More thoughts today about mobile platforms. I found an interesting article yesterday called “Are there too many mobile platforms?” (You just have to love Twitter) It’s an interesting question. I remember asking myself the same questionwhen Samsung’s Bada platform was announced. In fact, I’ve asked myself a similar question on more than one occasion….even as far back as January 2009.
As we know, the world of mobility changes very quickly, so 18+ months in our little universe feels like it’s passed in dog years….that means your favorite canine has aged the equivalent of 10 years since I asked the question last. It seems to me like an appropriate time then to revisit the question.
With the continued onslaught of individually liable devices and ever more powerful platforms (e.g., RIM’s new BlackBerry Torch), our mobile device choices are getting ever more refined…or confusing if you prefer to look at the glass half full. We here, as well as on other web locales, have spent much time debating the whole issue of managing multiple mobile platforms and the challenges that arise from it. I’m starting to wonder if within another 18+ months we just won’t care. (Side note, I can’t help but think of the NSFW YouTube video of iPhone 4 vs. HTC EVO every time I say “I don’t care”)
In any case, I think back to John Gage (the 21st employee at Sun Microsystems) and his now famous phrase “The network is the computer.” Can I paraphrase the line and say “The cloud is the smartphone.”??? Actually, with more and more vendors considering developing other form factors using mobile OSs, maybe I’m better off saying “The cloud is the mobile device.”
With 18+ more months under my belt of studying the (enterprise) mobility market – with all its wonderful nuances and subtleties – I am increasingly of the mindset that the mobile OS will over time stop being the management choke point. This will happen because of (mobile) cloud computing. I don’t need to beat the dead horse that is all the hype around cloud computing because everyone else has been doing a great job of it. However, the cloud and HTML5 bring up a very simple question. Why have native apps? Why not just run everything in your mobile browser? (OK, two questions).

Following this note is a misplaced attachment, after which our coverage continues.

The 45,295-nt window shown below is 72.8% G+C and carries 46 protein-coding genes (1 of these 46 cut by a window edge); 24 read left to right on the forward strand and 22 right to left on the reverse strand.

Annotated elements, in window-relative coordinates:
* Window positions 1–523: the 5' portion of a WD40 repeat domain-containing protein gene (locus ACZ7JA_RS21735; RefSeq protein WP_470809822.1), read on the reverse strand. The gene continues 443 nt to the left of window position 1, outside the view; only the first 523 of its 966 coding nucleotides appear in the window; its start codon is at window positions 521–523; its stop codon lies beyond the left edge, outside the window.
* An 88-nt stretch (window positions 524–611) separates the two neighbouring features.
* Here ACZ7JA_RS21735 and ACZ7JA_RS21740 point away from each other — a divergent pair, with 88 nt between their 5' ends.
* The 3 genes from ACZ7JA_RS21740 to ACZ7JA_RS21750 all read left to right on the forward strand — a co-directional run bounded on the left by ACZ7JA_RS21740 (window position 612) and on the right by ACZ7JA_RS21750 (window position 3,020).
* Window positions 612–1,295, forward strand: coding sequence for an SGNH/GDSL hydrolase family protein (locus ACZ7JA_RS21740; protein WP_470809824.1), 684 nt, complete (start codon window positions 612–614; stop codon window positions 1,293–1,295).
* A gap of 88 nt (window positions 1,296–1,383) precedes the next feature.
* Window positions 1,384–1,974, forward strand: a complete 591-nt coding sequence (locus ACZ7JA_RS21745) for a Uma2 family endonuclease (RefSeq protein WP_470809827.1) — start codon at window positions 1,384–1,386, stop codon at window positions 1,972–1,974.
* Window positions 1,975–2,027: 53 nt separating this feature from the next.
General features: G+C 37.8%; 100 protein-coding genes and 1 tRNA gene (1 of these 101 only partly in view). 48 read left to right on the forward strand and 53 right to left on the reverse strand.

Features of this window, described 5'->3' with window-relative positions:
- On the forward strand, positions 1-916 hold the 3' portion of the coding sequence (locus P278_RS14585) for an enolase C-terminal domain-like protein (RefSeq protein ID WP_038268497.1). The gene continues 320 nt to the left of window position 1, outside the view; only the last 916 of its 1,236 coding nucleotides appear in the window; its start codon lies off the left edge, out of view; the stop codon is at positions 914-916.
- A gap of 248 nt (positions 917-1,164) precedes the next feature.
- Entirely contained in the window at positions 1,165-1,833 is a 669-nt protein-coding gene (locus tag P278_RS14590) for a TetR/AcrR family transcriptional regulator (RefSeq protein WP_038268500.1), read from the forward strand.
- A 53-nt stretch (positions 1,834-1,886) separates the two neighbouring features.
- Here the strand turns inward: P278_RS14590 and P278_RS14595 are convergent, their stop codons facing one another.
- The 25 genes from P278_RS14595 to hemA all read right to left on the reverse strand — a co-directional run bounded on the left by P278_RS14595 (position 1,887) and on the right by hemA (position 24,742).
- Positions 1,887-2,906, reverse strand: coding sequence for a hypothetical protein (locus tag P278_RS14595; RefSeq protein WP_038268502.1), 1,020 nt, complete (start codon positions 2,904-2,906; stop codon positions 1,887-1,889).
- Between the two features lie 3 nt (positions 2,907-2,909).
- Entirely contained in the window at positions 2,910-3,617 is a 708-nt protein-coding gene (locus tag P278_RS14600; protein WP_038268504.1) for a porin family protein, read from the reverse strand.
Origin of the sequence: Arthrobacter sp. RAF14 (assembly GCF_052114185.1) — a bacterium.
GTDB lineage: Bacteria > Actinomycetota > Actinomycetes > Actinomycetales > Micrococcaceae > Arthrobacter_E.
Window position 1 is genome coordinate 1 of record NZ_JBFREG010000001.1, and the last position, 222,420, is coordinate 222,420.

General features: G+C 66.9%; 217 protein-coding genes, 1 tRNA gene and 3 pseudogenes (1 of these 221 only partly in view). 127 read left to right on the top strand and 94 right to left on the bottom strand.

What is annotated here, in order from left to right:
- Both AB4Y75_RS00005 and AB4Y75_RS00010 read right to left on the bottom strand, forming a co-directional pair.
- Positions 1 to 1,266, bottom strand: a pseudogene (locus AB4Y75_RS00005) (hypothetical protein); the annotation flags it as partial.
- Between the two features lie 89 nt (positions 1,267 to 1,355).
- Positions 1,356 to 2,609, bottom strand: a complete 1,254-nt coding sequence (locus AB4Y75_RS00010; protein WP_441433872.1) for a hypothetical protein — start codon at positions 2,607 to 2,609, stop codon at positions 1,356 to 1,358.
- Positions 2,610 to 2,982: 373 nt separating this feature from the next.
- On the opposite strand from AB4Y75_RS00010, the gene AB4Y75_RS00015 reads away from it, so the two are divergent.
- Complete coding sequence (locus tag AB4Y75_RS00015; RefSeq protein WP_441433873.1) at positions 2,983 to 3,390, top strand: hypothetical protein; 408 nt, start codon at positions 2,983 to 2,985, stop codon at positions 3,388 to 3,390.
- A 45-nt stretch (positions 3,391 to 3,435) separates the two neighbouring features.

So if more and more apps are going to live in the proverbial cloud, so too will services such as Pandora. All your favorite consumer apps, including streaming Netflix will be fully accessible via your mobile browser. So too will your corporate email (even more so than what we can do now) and so will your other enterprise applications and data repositories. This is all plausible because 4G is becoming increasingly real. Sprint obviously has had WiMAX out for a while now, and Verizon is set to open up its LTE markets soon, nevermind what our friends in Europe are already deploying. Smartphones now have Ghz processors, gigabytes of memory & storage and rich user experiences. Are these now not just MIDs that can also make phone calls?
Now the question of course that doesn’t get answered with this scenario is on-device data encryption….but isn’t that somehow easier than having to deal with policy enforcement and other configurations? Does the question of mobile device management shift more to a security centric story where all the “other” IT management “stuff” goes to the cloud?
I’d love to hear your thoughts. (I fully expect one person – make that two people – in our little community in particular to chime in….)